Why feminists are quiet on Rotherham

There has been some publicity lately about a report written by Professor Alexis Jay called the “Independent Inquiry into Child Sexual Exploitation in Rotherham.” Some of this commentary has been about the lack of commentary from feminists, particularly given that most of the children being exploited were females and that exploitation included rape.

Child sexual exploitation, for those of you not current in the Sacred Babble of Feminism, was once known as child prostitution.

A major reason why feminists are reluctant to comment is that these events happened on their watch.

The report covers the years from 1997 until 2013. From 1997 until 2010, the UK was run by the feminist party of choice: the Labour Party. Under Tony Blair, and later Gordon Brown, the avowed feminists sought to introduce all kinds of measures to protect women and their children (with fathers being clearly an optional extra for the state definition of “family”).

Since 2010, the country has been led by a coalition of the Conservatives, led by David Cameron, and the Liberal Democrats, led by Nick Clegg. This coalition has accommodated feminism in a way that would allow the casual onlooker to be unaware that the government had actually changed hands.

At the local level, the feminist-friendly Labour Party enjoyed a majority in the Rotherham Metropolitan Borough Council such that it was practically a one-party-town. From the report:

The Council comprises 63 elected members, of whom there are 49 Labour, 2 Conservatives, 10 UKIP and 2 Independents. Prior to the local elections in May 2014, there were 57 Labour, 4 Conservatives, 1 UKIP and 1 Independent.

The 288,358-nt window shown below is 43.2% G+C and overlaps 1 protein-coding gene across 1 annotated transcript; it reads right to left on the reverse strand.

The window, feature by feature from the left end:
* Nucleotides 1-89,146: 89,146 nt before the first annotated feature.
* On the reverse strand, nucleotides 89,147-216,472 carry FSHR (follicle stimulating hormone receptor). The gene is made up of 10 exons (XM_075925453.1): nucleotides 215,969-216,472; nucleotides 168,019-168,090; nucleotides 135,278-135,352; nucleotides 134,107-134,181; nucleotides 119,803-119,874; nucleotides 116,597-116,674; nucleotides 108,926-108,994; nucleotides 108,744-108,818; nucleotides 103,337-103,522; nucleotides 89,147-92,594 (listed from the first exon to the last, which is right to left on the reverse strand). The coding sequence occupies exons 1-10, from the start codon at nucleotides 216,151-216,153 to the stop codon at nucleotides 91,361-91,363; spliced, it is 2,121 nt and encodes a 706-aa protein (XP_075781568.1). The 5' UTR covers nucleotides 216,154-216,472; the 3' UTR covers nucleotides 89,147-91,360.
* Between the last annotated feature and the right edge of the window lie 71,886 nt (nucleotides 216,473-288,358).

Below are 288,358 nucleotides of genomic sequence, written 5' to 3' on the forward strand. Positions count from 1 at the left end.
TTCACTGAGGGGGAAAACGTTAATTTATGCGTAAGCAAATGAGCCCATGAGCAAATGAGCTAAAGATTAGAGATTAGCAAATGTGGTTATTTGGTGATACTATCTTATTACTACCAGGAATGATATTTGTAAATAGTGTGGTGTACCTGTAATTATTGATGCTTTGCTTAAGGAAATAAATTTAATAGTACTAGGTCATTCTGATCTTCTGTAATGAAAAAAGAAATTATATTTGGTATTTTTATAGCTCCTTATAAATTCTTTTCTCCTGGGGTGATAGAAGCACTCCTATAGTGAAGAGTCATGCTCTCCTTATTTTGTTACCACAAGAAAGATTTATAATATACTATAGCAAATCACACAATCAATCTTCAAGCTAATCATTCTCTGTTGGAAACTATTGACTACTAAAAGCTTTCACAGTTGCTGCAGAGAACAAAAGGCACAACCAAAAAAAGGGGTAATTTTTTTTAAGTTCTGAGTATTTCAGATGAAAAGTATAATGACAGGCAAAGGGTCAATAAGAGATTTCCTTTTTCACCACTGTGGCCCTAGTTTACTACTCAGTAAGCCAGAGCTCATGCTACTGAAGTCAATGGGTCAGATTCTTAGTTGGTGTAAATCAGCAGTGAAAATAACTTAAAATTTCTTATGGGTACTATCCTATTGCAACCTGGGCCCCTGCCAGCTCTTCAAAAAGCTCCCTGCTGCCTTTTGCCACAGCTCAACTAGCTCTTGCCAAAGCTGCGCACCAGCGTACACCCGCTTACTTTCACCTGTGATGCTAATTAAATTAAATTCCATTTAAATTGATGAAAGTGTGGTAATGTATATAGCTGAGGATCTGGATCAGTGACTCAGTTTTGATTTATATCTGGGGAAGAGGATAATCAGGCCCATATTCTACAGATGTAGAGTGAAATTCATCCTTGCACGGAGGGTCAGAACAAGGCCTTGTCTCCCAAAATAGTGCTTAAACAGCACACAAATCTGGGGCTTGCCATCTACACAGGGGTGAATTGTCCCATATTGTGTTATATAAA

Whatever these children may have lacked, it was not a lack of committees, boards, forums, new laws, and “multi-agency responses.”

Until 2004, responsibility for overseeing and coordinating a multi-agency response to child sexual abuse and exploitation lay with the Area Child Protection Committee. In early 2005, this responsibility passed to the Local Safeguarding Children Board (the Safeguarding Board), which was established by the Children Act 2004.

The new laws didn’t end there. The British Home Office released a pamphlet called “Children and Families: Safer from Sexual Crime” to herald the good news of the Sexual Offences Act 2003, which, according to Professor Jay, provided “more specific and explicit wording” to make sure all kinds of sexual exploitation were criminalized.

Yes, and all sorts of groups, agencies, and government departments got funding, funding, and more funding. There were reports, conferences, action plans, and training seminars. Even the police joined the party with Operation Central as well as cooperating with all the aforementioned agencies.

All this and more, driven by feminist academics and feminist bureaucrats.

And while it keeps those feminist academics and bureaucrats funded, and feminist commentators everywhere are sanctimoniously claiming the taxpayers are funding “social justice,” many children are still, to this day, being shamelessly exploited by criminal elements right under their feminist noses.

But the feminist laws were not just simply ineffective. Consider this statement from the report:

In two of the cases we read, fathers tracked down their daughters and tried to remove them from houses where they were being abused, only to be arrested themselves when police were called to the scene.

The problem for the fathers was that, under British law, they have no rights when it comes to their own children. None whatsoever, thanks to feminist lobbying that goes back to the 1960s. With no rights to discipline their children, parents have all the responsibility of raising their children with no authority at all.

Therefore, when children are seduced by these criminals with booze, drugs, mobile phones, and other cheap but effective tricks, parents are powerless. But it’s not just parents who are powerless.

One parent, who agreed to her child being placed in a residential unit in order to protect her, wrote to children’s social care expressing her fears for her daughter’s safety. She described her despair that instead of being protected, her child was being exposed to even worse abuse than when she was at home: